All students receive individual PDP tutorials to support employability and life-long learning. Students will be expected to maintain learning journals evidencing continuous visual documentation that integrates opportunities for self-reflection in order to help them develop as effective and confident learners.
At the conclusion of the programme, a very high percentage of MA graduates establish or continue their professional practice, enabled by the links they have made with organisations associated with the visual arts and design. Some elect to continue with their Photography studies at CSAD by undertaking a PhD.
Entry Requirements & How to Apply
You will normally have achieved a first class or second class upper division first degree (1st or 2.1 degree classification) in an appropriate subject, and/or equivalent professional standing or experience in a design, design crafts, or creative industries discipline, based upon assessed Accredited Prior Learning (RPL) or assessed Accredited Prior Experiential Learning (RPEL), or a discipline associated with their programme of study. Further information about
RPEL routes can be found
Students whose first language is not English will need to provide evidence of fluency to at least an IELTS 6.5 standard or equivalent. For full details about how to apply and English Language qualifications please
visit the International pages on our website.
Before making an application, EU/International students are asked to contact Dr Fiaz Hussain firstname.lastname@example.org to discuss the necessary procedures in relation to studying with us.
How to Apply
Applications for this course should be made direct to the university via our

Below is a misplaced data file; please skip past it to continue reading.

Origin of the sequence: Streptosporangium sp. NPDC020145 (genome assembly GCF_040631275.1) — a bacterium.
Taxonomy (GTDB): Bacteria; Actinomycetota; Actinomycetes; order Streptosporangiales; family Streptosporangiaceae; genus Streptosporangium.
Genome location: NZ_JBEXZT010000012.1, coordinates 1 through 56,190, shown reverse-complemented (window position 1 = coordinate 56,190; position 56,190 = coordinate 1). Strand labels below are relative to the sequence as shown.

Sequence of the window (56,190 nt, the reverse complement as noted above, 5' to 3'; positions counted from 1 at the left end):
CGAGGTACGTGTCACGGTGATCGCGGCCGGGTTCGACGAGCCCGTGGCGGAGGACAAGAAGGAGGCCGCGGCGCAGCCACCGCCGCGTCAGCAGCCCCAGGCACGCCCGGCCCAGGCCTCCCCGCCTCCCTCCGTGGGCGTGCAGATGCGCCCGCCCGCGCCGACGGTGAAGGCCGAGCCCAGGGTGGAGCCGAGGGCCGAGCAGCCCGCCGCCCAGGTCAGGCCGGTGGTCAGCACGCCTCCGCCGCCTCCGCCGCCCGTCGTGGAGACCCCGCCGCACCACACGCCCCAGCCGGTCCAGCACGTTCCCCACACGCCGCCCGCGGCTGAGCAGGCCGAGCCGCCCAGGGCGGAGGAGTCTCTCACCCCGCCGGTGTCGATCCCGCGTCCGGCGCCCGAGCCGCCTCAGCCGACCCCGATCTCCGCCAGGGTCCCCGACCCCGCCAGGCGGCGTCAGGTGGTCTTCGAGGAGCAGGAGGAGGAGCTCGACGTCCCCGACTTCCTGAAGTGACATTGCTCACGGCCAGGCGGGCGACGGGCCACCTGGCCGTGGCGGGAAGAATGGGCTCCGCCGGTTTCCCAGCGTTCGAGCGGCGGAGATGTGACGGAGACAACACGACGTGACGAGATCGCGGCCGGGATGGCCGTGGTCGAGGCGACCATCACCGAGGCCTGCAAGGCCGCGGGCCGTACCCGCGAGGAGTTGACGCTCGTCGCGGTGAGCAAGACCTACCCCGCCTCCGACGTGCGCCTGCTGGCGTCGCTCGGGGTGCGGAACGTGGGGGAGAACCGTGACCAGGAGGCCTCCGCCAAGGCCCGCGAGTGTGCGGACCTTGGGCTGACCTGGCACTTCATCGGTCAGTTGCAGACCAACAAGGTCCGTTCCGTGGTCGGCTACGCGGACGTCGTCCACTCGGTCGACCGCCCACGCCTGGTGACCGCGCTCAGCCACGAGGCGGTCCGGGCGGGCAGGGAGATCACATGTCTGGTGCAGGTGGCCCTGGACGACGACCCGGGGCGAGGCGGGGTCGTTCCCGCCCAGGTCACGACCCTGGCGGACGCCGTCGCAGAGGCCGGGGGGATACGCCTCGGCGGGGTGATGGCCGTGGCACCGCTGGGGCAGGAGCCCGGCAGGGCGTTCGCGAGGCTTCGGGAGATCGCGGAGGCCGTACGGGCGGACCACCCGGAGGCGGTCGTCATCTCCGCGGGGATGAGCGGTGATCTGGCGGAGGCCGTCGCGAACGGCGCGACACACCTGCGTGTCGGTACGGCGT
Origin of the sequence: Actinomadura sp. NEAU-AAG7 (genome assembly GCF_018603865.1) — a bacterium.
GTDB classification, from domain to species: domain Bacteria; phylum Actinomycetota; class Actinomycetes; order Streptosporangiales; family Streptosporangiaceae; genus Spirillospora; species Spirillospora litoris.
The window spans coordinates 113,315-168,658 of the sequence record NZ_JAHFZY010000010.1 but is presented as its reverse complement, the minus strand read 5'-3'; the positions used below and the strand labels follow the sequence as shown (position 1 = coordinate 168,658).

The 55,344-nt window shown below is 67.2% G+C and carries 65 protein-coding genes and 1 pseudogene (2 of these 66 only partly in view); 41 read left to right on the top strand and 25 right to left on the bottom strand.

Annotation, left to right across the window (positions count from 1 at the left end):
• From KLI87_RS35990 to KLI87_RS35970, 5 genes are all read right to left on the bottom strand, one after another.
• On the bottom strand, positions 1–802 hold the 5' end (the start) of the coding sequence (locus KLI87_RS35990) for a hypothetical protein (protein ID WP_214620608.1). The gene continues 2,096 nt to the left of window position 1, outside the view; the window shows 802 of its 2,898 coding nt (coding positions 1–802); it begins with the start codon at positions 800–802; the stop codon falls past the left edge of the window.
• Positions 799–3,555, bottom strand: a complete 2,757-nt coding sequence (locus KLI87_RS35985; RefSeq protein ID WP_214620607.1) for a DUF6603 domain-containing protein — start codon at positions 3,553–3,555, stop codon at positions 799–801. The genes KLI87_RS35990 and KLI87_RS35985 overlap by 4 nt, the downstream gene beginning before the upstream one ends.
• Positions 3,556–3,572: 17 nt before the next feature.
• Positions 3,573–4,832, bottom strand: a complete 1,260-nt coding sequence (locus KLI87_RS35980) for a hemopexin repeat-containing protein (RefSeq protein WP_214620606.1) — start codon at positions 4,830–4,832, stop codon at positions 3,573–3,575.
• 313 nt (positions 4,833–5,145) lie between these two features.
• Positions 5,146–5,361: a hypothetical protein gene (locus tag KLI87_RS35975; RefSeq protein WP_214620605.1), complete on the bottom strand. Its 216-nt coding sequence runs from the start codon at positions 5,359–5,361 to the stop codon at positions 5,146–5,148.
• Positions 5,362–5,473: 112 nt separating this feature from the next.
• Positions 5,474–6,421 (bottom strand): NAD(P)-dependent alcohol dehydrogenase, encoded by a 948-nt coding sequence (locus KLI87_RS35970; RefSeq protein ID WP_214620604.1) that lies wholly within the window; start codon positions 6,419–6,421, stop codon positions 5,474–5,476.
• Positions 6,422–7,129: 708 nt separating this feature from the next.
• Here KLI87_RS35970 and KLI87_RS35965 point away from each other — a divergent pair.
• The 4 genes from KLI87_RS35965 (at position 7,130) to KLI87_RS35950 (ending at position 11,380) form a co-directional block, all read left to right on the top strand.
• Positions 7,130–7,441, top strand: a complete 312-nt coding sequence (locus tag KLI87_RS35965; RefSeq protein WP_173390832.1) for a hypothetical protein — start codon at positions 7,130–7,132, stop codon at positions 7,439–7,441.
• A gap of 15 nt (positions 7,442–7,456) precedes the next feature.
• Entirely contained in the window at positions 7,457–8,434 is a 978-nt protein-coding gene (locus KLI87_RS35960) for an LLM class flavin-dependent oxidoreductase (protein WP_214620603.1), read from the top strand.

self-service facility. For further information please visit our How to Apply pages at
All students are interviewed for this course. Where a face-to-face interview is not possible, these will be conducted on Microsoft Teams.
Tuition Fees and Financial Support
For up to date information on tuition fees and the financial support that may be available. Please refer to
Charges are per Single Module unless specified: Undergraduate = 10 Credits; Postgraduate = 20 Credits Generally we find most students will complete 60 credits per year for both Undergraduate and Postgraduate study; to obtain a true costing please clarify this by contacting the admissions tutor directly.
You will receive access to materials used as part of timetabled workshop inductions. You will also have access to and use of recycled materials within workshop areas where available. In general you will need to purchase materials for individual projects used in studio and workshops as appropriate.
Please note that costs will vary depending upon the scale and individual requirements of your work. In addition one-off purchases of personal tools and equipment will need to be budgeted for. Other costs such as printing, the purchase of textbooks; and cost of optional placements will also need to be accounted for by you.
In the main, no charges are made for the use of equipment. Access to
Cardiff FabLab is subject to negotiation; it offers reduced fees for student use.
For general enquiries please contact the Admissions Team on 029 2041 6044 or email
For general information about CSAD Postgraduate courses, please contact the Admission Tutor, Amelia Huw-Morgan on email@example.com
For course specific enquiries, please contact the Programme Director, Duncan Cook: